Cocktail Crossfire: Is Ryan Gosling a Hero or Fraud?

As another tale of Ryan Gosling super-hero-dom makes its way across the Internet, we ask ourselves: Is Gosling too good to be true? 

This article is from the archive of our partner .

As another tale of Ryan Gosling super-hero-dom makes its way across the Internet, we ask ourselves: Is Gosling too good to be true?

Ryan Gosling Is a Hero, 100 Times Yes. 

If it is wrong to love Ryan Gosling, I don't want to be right. And the stories in which he has converged with regular people and helped them in their sad daily lives (like breaking up a fight in Astor Place and returning a stolen painting to a street vendor, or saving an unsuspecting London journalist in a pink wig from getting hit by a taxi, among other things) only make me love him more. We have so few superheros, and Gosling does it so well, so dapperly, whether he's wearing a tuxedo or rolled up sweatpants. It does not hurt that he is handsome, of course, but there's more to it than that. His teeth are so white! His gaze is so strong and revitalizing! His horizontal stripes are so horizontal! Watch him, here, a superhero in plain sight, mingling with the masses:

After that incident, he even confessed to being embarrassed about it, just like a real live superhero. In these sad times when celebrities like Alec Baldwin are bullying baristas and flight attendants, we need bashful accidentally crime-fighting street-crossing-guard-celebrities like Gosling, who make the world a better place simply by saying, "Hey, watch out!" Remember when Leonardo Di Caprio attempted to save the tigers, or attempted to save Kate Winslet in that movie you've probably heard about, Titanic? That was nothing compared to Gosling saving a woman from vicious New York City traffic! He is pure, special, untainted by the Scientology-fingers that grasped poor old Tom Cruise, moral in a time when we have so little that is, a good man with a heart of gold who looks nice in pants and a shirt, or whatever he chooses to wear. He is Clooney but better. He can play the piano and sing, too! Kids love him. You almost forget he's Canadian!

Or maybe we're just pretending all of this because we need to believe it so, so badly, and if that's the case, that's fine, too. Gosling is doing a service to all of us by helping us to remember that there are precious, beautiful, kind, generous, hopeful things in this world. And one of them is him. And one of the few great joys left in this terrible existence is wondering what he'll do next. Cure cancer? Cure hangovers? Save this blogger from getting hit by an air conditioner on her way into the office? Save this blogger from a slow news day? Only time will tell, but whatever it is, we know it will be good.

—Jen Doll

Ryan Gosling (or Some Crafty Publicist) Is Trying to Break Your Heart.

Ryan Gosling's work as a good samaritan sounds very impressive. The story of him saving a woman from a taxi is, indeed, heartwarming, and it calls to mind an incident that happened back in March on a rainy night in Los Angeles when a young woman named Heloisa Vinhas was hit by a car whose driver didn't stop to help her. Luckily, the handsome movie star who-could-do-no-wrong was nearby and told a witness to call an ambulance and followed up by paying Vinhas' ER bill. What a swell guy!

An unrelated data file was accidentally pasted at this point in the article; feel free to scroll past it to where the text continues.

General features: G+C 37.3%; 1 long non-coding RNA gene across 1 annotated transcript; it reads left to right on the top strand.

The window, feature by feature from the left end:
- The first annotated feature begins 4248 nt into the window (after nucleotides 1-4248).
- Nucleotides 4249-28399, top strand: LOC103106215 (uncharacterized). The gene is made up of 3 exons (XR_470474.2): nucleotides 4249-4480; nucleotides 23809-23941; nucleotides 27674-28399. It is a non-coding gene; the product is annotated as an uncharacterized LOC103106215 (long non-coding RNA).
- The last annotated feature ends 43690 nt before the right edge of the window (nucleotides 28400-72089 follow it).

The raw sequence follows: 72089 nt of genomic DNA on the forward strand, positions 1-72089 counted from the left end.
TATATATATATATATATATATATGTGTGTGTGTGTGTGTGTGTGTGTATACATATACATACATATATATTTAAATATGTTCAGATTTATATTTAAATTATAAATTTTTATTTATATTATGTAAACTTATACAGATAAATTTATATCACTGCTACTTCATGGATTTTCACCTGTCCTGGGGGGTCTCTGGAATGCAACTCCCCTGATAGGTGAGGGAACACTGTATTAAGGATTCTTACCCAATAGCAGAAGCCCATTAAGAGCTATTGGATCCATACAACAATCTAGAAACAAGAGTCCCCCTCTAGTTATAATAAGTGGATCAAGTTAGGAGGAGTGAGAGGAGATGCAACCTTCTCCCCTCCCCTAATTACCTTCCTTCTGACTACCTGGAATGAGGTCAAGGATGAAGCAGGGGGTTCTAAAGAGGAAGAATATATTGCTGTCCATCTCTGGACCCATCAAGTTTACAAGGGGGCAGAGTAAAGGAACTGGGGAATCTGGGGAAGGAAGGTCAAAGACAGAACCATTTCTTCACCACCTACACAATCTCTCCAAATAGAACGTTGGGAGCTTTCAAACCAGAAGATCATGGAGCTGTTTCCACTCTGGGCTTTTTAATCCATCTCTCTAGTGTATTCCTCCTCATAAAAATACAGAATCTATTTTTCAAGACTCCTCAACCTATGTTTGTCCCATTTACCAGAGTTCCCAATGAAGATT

That was in 1996 and the star was Tom Cruise. Where was Ryan Gosling? Canada, probably. He was 6 years old and did nothing to help. At the time of Tom Cruise's heroism (helping Vinhas was just one of three miraculous rescues Cruise performed that year and he was still in the life-saving business as recently as 2006) he was still thought of as superheroic and the press were still crazy about him. This was the time of Mission: Impossible and Jerry Maguire, and Cruise was universally well-regarded. (You wanna see white teeth? Cruise's sparkled!) But something about his heroism feels manufactured, as when "a Cruise spokeswoman" told Entertainment Weekly that the star had been in touch with the hit-and-run victim "just to check on how she was doing.'' Sounds a little too made-for-press perfect, right? Sure, the Los Angeles Times got confirmation from UCLA Medical Center that Cruise paid Vinhas' $7,000 bill, but did everyone have to write about it so much and draw so much attention to it? Does everyone have to collude with celebrity publicity?
That's why I find Gosling's current status somewhat dubious. Yes, he's a good actor and seems like an okay guy, but the press is too quick to put a cape on him (as New York's Daily Intel blog did) because he's so darn likable. Sean Penn has saved tons of people in New Orleans and Haiti, but no one gives him any credit for it because he's also a jerk. As soon as Gosling does something wrong—a bad role, an embarrassing fling, a misplaced joke—expect him to seem a lot less heroic and for his antics to be reframed as "showboating," "publicity-hunting," or just plain "annoying." When the world loves you, as Tom Cruise can tell you, you can do no wrong. When the world hates you, as Sean Penn well knows, you can save a busload of orphans and their pet baby pandas from a wrecking ball and you'll still be the butt of a million jokes.
Besides, the world doesn't need Gosling as a hero. We already have heros, like teachers, nurses, and Sean Penn. We should honor these brave men and women and their contributions before handing out the key to the city to every Canadian with a Brooklyn accent and a striped shirt.
Matt Haber
This article is from the archive of our partner The Wire.